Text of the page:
Rössing Uranium launched its 45-year legacy book in Swakopmund on Wednesday this week.
The 270 pages book documents the history and contributions of Rössing Uranium to Namibia’s socio-economic footprint over the past 45 years (1976 -2021).
In his opening remarks, Rössing Uranium Board Chairperson Steve Galloway mentioned how privileged he is to be associated with Rössing Uranium and to chair the Board.
Galloway said the pioneers envisioned a dream of establishing a world-class, responsible mining organisation that would shape and guide future generations of Namibian mining professionals, who set best practice standards not just in mining but also in health, safety and environmental
management and corporate, social responsibility.
“Thousands of Namibians will attest to the impact Rössing Uranium, and the Foundation has had on their lives, including many now prominent private and public sector leaders,” he said.
During her keynote address, mines deputy minister Kornelia Shilunga highlighted Rössing Uranium’s key developments and projects over the four and a half decades.
Shilunga said the life of ine extension is the beacon of hope for Rössing and requires the support of many stakeholders to make it a reality, starting with the recently approved Mine Licence (ML28) extension to 2036, which our ministry of mines and energy granted.
“We are looking forward to the completion of the feasibility study toward the end of the year because this outcome will determine the future of the mine beyond 2026,” she said
Some of the key highlights from the book are how Rössing contributed an operating theatre to the Marie Douglas Heim in Swakopmund, which was rewired and the whole building renovated and equipped in 1980.
The book also talks about how the Cottage Hospital (now renamed Medi Clinic and privately owned) started functioning for all Rössing employees and dependents in 1984.
According to the book, the thirty-bed hospital had infrastructure sufficient to cope with all the needs of Rössing employees.
Rössing Uranium established the Rössing Foundation in 1978 through a Deed of Trust.
The Foundation was established to oversee and implement many of Rössing Uranium’s corporate social responsibilities in Namibia. It was and is still funded with contributions by the mine, and the projects and initiatives implemented countrywide since then are a legacy story on their own. The Rössing Foundation has centres in Arandis, Swakopmund and Ondangwa, offering English, science and math classes.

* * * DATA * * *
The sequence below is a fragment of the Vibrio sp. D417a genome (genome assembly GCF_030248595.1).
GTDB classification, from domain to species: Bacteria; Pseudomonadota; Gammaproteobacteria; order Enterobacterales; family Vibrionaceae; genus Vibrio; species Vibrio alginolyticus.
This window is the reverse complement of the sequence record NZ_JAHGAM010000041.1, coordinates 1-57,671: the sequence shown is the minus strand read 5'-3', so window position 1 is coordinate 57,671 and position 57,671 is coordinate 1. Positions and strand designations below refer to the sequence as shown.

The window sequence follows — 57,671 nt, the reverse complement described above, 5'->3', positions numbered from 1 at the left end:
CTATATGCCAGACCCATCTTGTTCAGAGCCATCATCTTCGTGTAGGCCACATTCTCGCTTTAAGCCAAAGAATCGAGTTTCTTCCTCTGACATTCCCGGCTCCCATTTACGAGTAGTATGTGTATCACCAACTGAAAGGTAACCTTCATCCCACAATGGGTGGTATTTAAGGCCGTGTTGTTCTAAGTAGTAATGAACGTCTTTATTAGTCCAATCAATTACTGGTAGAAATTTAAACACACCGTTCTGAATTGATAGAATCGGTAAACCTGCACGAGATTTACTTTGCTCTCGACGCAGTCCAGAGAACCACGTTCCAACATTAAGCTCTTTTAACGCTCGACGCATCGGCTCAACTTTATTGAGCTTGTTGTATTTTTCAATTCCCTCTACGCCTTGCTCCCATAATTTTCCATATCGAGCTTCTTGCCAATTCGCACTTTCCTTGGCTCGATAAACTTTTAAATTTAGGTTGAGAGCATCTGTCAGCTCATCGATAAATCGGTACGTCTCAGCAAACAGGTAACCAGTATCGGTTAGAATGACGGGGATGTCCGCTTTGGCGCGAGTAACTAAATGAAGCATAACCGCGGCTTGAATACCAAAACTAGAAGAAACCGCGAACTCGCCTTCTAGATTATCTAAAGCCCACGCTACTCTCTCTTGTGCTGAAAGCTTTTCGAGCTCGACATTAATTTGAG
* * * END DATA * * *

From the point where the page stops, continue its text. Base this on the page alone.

As an independent gift to Namibia, in 1991, Rössing constructed the Namibia School of Mining Technology, known as NIMT, at the cost of N$6 million.
The school aimed to provide Namibians with technical skills essential to the mining industry and its support industries. The main need identified at that time was the training of artisans and technicians in engineering, mining, metallurgy, geology, survey, draughtsmanship and chemistry. NIMT continues to operate and is known to produce the most sought-after artisans in mining and other industries.
Rössing Foundation opened a centre in Lüderitz in May 1990, which was officially inaugurated by the Founding Father and then President of Namibia, Dr Sam Nujoma, who in his speech said, “It is only right and proper that profits generated by the mines should be used for the development of the Namibian people and I find it particularly
pleasing that a mining company has for so many years followed a policy of putting efforts and money into developing the other two major pillars of our society, namely fishing and agriculture.”
The Rössing Foundation opened an Agricultural Training Centre at Okashana in northern Namibia in 1991. The centre offered courses in animal husbandry and crop cultivation to farmers. It also served as an experimental centre at which the viability of introducing new crops in the region could be tested.
In 1996, the Foundation handed the entire infrastructure over to the Government of Namibia, including the human resources, to continue with the activities as per the government’s developmental goals.
Currently, the centre is run by two ministries of local government, housing, urban and rural development and the ministry of agriculture, water and land reform.
In 1996 the Rössing Foundation handed over to government through the ministry of fisheries and marine resources the Maritime Training Centre in Lüderitz.
Health and safety have been a priority for Rössing Uranium since the early days. The mine donated a computer and software to Windhoek State Hospital for use by the Head of the Oncology Department. The Oncology Clinic, which had been gathering statistics on cancer patients, could not analyse the data before the donation.
In addition to donating N$200,000 to the ministry of health and social services and protective gear to the Swakopmund State Hospital, Rössing procured and delivered an oxygen generating plant valued at close to N$3.8 million to the new COVID-19 isolation facility at Walvis Bay State Hospital.